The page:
Hank Schwedes was driving in heavy traffic near his Morrisville, Pa., home when the car ahead of him suddenly stopped—and to Schwedes’ surprise, so did his.
“I wasn’t stopping quickly enough, so my car reacted before I did,” said Schwedes, who hadn’t known until that moment that his new Subaru Outback was equipped with a futuristic crash prevention system. “It’s a good safety feature.”
The feature relies on information traveling instantaneously to the car’s braking system, the type of data-transfer speed that will allow nascent 5G wireless networks to transform how we work, play, and make money.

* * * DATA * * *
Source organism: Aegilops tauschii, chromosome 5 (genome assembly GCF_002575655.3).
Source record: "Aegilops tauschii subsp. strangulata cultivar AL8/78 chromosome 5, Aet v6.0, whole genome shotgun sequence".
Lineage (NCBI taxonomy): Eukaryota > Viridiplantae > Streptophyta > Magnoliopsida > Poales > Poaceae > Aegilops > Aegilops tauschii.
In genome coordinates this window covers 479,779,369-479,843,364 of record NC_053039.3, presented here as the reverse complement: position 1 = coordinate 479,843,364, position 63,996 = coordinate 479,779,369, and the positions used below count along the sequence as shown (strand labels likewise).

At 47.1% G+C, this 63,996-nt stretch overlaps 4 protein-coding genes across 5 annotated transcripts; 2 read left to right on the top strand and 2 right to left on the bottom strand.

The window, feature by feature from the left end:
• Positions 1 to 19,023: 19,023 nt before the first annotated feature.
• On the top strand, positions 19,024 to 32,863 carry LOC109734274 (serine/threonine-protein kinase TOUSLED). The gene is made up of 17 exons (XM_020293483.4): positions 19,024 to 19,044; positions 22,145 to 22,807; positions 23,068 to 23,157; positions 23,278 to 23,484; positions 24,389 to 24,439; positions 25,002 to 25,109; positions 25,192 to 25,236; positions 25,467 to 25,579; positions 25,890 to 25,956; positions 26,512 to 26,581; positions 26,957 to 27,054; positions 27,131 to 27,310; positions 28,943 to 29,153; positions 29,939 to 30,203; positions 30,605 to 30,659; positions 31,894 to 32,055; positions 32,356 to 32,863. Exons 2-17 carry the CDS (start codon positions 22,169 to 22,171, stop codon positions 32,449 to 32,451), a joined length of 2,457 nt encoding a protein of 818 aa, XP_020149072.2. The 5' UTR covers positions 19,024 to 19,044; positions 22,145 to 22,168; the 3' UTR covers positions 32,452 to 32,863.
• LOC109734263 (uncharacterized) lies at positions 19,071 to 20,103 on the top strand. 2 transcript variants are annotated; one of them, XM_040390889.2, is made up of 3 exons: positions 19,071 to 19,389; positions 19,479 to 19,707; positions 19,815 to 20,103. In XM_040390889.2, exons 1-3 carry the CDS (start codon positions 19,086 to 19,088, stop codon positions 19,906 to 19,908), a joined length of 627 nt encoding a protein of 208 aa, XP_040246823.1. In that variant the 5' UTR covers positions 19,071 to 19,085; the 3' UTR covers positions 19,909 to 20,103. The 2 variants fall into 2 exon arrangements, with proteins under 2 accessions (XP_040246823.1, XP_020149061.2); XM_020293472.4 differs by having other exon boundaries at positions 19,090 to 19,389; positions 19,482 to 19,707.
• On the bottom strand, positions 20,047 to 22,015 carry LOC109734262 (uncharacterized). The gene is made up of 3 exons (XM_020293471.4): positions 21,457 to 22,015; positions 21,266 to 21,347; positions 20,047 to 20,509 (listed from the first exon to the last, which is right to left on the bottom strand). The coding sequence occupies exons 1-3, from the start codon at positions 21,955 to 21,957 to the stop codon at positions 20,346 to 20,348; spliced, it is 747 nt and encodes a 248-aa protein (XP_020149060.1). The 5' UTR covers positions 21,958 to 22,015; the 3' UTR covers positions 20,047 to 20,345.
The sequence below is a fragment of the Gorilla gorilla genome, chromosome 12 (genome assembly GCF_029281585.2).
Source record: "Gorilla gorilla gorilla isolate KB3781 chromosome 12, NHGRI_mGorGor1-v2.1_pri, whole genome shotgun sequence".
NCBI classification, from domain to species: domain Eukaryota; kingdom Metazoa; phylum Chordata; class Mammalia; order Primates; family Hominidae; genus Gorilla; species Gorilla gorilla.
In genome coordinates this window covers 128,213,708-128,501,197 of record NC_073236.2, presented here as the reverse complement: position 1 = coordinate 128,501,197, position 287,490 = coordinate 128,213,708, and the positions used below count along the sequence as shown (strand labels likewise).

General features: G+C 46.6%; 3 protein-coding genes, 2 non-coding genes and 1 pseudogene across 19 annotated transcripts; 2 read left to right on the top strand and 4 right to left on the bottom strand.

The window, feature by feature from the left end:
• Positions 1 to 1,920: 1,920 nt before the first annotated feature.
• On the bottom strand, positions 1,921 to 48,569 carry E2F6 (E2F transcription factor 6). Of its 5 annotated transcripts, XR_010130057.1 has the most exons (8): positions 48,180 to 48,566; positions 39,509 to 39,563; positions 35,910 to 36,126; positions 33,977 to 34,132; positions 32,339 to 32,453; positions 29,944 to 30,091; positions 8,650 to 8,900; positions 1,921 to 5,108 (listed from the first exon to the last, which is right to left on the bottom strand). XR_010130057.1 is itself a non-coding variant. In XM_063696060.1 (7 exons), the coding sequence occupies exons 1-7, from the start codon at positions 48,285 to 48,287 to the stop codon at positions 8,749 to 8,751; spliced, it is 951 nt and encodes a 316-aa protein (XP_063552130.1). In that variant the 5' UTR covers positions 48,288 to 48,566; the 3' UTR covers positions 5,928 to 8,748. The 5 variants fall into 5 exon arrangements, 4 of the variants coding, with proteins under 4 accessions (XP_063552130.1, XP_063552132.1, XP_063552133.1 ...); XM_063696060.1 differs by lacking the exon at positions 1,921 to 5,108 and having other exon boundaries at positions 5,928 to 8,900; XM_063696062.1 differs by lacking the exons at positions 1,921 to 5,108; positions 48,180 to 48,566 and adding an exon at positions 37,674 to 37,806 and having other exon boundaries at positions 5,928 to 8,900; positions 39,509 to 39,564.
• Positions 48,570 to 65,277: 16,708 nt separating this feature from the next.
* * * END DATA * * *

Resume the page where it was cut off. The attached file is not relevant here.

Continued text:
But key to delivering data at lightning speed are members of the PFAS family of synthetic compounds linked to health problems and lawsuits. And that’s an issue for some who study the so-called forever chemicals. Read more…